Burleigh heads
    QLD 4220

  • pmprociv says:

    What is it about teachers, that they seem to have a perennial need to brainwash kids, instead of teaching them the essential basics? Teachers have been at the vanguard of all the nasty revolutions, starting with Paris in 1789 and culminating in Russia in 1917. Is it the lack of real world experience, divorced from the need to do any hard physical work, that allows them to romantically view the “ignorant” proletariat as noble savages? And thus to see their own role as saviours of an unenlightened world? Empowering naive and innocent students in this mindless way, to arrogantly “teach” their parents and teachers, might alleviate some of these teachers’ personal frustrations and feelings of inadequacy, but it can also lead to horrendous consequences, exemplified by Mao’s Red Guards in the Cultural Revolution, and Pol Pot’s Khmer Rouge in the killing fields of Cambodia. It’s still early days, but watching those idiot students (and the usual opportunistic anarchists) in our own Extinction Rebellion protests didn’t inspire much optimism in me about where it was all heading.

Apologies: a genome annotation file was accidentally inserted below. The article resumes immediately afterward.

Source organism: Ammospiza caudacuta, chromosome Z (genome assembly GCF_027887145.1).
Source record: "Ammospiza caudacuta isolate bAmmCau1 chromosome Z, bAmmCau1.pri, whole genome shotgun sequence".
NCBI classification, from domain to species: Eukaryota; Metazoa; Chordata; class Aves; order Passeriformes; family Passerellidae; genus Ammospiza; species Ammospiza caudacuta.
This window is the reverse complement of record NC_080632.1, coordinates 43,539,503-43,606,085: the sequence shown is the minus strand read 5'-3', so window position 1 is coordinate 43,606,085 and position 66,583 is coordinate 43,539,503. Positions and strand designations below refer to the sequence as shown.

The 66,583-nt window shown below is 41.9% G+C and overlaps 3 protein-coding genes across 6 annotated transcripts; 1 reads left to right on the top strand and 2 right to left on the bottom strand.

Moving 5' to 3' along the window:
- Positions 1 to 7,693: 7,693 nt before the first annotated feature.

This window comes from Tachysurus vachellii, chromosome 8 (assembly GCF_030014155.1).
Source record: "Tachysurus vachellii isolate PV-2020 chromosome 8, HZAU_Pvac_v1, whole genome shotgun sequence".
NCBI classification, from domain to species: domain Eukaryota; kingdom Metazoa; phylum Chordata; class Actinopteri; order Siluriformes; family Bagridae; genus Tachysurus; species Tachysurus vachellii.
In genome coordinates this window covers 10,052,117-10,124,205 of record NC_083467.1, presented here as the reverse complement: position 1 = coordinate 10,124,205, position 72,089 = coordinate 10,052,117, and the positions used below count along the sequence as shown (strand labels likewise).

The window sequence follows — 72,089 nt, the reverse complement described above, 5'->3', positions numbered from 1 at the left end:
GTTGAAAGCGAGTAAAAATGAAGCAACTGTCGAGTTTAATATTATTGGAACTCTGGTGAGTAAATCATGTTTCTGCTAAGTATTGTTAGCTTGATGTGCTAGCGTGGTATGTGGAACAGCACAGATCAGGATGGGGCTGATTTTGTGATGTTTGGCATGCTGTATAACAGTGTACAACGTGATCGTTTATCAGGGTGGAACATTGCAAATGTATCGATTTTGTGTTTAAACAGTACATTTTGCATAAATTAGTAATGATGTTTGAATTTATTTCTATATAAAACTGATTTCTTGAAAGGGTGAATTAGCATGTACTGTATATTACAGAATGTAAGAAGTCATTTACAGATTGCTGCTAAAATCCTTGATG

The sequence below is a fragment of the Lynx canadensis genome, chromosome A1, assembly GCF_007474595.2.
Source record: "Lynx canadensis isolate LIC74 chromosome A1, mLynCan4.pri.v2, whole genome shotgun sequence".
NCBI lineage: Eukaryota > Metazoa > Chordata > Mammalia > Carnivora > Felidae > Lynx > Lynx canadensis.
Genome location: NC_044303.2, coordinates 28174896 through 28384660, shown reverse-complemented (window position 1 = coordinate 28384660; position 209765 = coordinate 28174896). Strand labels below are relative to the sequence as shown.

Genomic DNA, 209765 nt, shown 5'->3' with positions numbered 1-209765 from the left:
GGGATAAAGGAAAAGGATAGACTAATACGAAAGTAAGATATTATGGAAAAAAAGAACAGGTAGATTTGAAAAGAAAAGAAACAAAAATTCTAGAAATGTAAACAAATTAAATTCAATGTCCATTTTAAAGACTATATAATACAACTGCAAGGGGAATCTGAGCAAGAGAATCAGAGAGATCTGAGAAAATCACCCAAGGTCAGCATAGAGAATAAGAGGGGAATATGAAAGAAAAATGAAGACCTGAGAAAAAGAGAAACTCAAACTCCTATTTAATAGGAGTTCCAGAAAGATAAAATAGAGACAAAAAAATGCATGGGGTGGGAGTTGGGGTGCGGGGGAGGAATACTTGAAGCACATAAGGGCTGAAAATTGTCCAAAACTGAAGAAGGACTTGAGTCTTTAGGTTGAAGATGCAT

• stewarthoman says:

    Email to Julie and Bronwyn
    I am a retired secondary science teacher. More and more I am coming to realise the value of the use of scientific method learnt at the Sydney University science faculties.
    I tried to teach an understanding of this method to students. We studied to the depth possible, at the secondary level, established principles and current theories in physics and chemistry.
    I am concerned that your new curriculums are putting the cart before the horse by introducing emotional arguments as scientific FACTS when the discussion is really about theories. This is undermining children’s ability to become educated about the way facts and theories work.
    I am very concerned that it will be very difficult for secondary science teachers to instil the discipline of science in future students who will have been taught to rely on emotion to establish “their personal facts”. This is unfortunately not education that will serve them or society well.